Cardio After 50 – It’s Time to Get Started Faint-hearted or Not  
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Cardio after 50 is necessary for flexibility, burning calories, and building endurance. Flexibility exercises will help you remain agile by ensuring you can avoid injury and ensure a wide range of movement comfortably.

If you are 50 and above, starting exercises and getting fit is not too late. Generally, men and women over 50 experience muscle loss, in fact, it begins at age 30. Muscle loss, in most cases, leads to decreased flexibility.

The Centers for Disease Control and Prevention suggests that older adults should exercise for 150 minutes a week. Following this recommendation will help lower the risk of diabetes, cancer, and heart disease.

Functional training is ideal for older adults because there is a direct relationship between this type of exercise and everyday activities.

Functional training not only has parallels with the movements occurring in general life, but it can also help prevent injury, help with recovery and improve athletic performance as well as make more efficient the day to day activities.

Below is a simple guide to cardio after 50.

What is Cardio?

First of all, what defines cardio, cardiovascular often known as aerobic exercise?

In simple terms, cardio is a continuous form of steady movement that gets your heart rate up. Between 50 – 80% of your maximum which is widely defined as 220 minus your age.

So at 50 years of age, the maximum heart rate would be considered to be 170 and so the low end of aerobic activity, 50% would be a heart rate of 85 beats per minute.

During a vigorous cardio workout when you find it hard to speak coherently you’re likely to be the top end of effort and your heart rate will be 75% or more of max, about 130 beats per minute.

I remember from many years ago – an effective cardio workout, one which you can maintain will allow you to speak but not sing.

How to Start Cardio After 50

See a Doctor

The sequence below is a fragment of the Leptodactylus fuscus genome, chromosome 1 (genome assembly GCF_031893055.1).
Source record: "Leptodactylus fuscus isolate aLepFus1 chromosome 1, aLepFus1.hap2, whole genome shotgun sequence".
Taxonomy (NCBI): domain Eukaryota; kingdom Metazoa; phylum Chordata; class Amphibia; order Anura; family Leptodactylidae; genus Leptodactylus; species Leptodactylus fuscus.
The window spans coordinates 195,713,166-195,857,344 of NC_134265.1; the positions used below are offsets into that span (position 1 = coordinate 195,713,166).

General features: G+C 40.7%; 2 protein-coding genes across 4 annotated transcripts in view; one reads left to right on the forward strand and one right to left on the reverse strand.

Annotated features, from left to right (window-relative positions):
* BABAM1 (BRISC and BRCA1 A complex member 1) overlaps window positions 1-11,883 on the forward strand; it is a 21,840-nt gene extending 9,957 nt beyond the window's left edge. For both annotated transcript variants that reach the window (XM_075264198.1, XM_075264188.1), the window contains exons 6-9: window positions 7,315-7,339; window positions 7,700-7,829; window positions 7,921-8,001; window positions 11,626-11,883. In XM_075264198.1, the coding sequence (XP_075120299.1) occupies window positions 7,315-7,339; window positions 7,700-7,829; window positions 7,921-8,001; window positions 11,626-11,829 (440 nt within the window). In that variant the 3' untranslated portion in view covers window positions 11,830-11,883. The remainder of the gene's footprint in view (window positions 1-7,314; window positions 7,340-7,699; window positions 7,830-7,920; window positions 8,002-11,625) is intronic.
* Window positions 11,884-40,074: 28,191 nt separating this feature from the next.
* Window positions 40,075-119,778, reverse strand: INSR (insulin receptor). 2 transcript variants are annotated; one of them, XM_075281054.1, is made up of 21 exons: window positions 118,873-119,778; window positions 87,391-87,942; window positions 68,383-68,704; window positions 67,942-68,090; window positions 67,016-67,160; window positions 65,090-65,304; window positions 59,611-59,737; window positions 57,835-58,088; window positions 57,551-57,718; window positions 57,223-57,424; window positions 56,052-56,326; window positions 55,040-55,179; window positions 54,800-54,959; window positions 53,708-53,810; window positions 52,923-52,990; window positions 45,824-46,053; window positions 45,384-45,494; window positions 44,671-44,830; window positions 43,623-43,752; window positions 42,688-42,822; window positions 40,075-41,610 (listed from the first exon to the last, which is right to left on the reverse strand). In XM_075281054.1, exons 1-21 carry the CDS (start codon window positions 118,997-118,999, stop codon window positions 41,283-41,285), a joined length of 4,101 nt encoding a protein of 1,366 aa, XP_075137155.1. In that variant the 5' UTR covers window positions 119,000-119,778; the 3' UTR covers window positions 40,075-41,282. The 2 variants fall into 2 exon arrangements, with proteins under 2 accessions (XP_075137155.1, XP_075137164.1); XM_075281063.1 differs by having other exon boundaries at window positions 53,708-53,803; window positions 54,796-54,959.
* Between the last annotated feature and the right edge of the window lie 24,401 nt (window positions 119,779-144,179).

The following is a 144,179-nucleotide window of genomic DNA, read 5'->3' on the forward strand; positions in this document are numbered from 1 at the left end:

The first step to starting cardio exercises after 50 is to check with your medical practitioner. The doctor will evaluate your physical fitness level. Some physical or medical conditions may lead to some adjustments in the cardio routine.

For example, if you have arthritis, the doctor may recommend low-impact cardio exercise, like walking, biking, or swimming. High-impact activities like running may not be good for your joints.

Check our best cardio machines for low-impact workouts.

Go For Enjoyable and Familiar Exercises

If your physician gives you an ok, you can start the training. The best exercises, to begin with, are enjoyable and familiar activities. The activities could include dancing, heavy gardening, water aerobics, cycling, swimming or jogging. And let’s not overlook walking or hiking.

A brisk regular walk has many benefits.

Gardening might not be seen as exercise, but far from it. Depending on the type of work in the garden – so this is seasonal – I may substitute ‘digging the beds’ for a strength training session with weights.

Similarly, I might forego a brisk walk across the fields and instead mow the lawn – that’s if I had a big lawn and no sit on mower.

Start Slow

If you plan to start exercising for the first time, you should start slow. Beginning less often and for smaller time slices will ensure that you can build the necessary momentum for more intensity. It will also ensure that you can increase activity as time goes by.

If you start at a high pace, there is a high chance that you will get sore or even damage muscles or tendons. This can incapacitate you for a time, shrinking any motivation that you had. Or even keep you from exercising for a long time. Take one step at a time.

Don’t Ignore Recovery

Recovery involves taking care of your body before and after the cardio exercise. It includes things like nutrition and hydrating the body. Warm-up exercises are important.

Warm-ups and cool downs can help prevent injury and make your muscles sing.

You can also choose between cold or heat therapy, compression, massage, or foam rolling for fitness and muscle recovery. The fitness recovery will keep your body in good form. It will also ensure you can continue with your exercise schedule.

A good massage is always nice but is not practical every time you work out. Self-massage tools may help if you feel tightness in a particular area of the body.

Take Time Off

Rest is crucial for cardio training. Take a day off. However, if you take longer breaks, like two weeks, you may need to start from scratch. The more you age, the quicker you lose your endurance.

Try to avoid long breaks of sedentary behavior. Just 15 minutes of cardio-orientated stretching will help.

You will need to start again and at a slower pace. Thus, ensure to regulate the number of days you choose to take a break.

Give your body time to rebuild and repair muscle tissue.

Benefits of Cardio After 50 for Men and Women

Helps You to Maintain a Healthy Heart

The American Heart Association states that heart disease is the leading cause of death and illness in adults over 50.

Heart problems come in various forms, such as coronary artery disease, atherosclerosis, heart attacks, and stroke.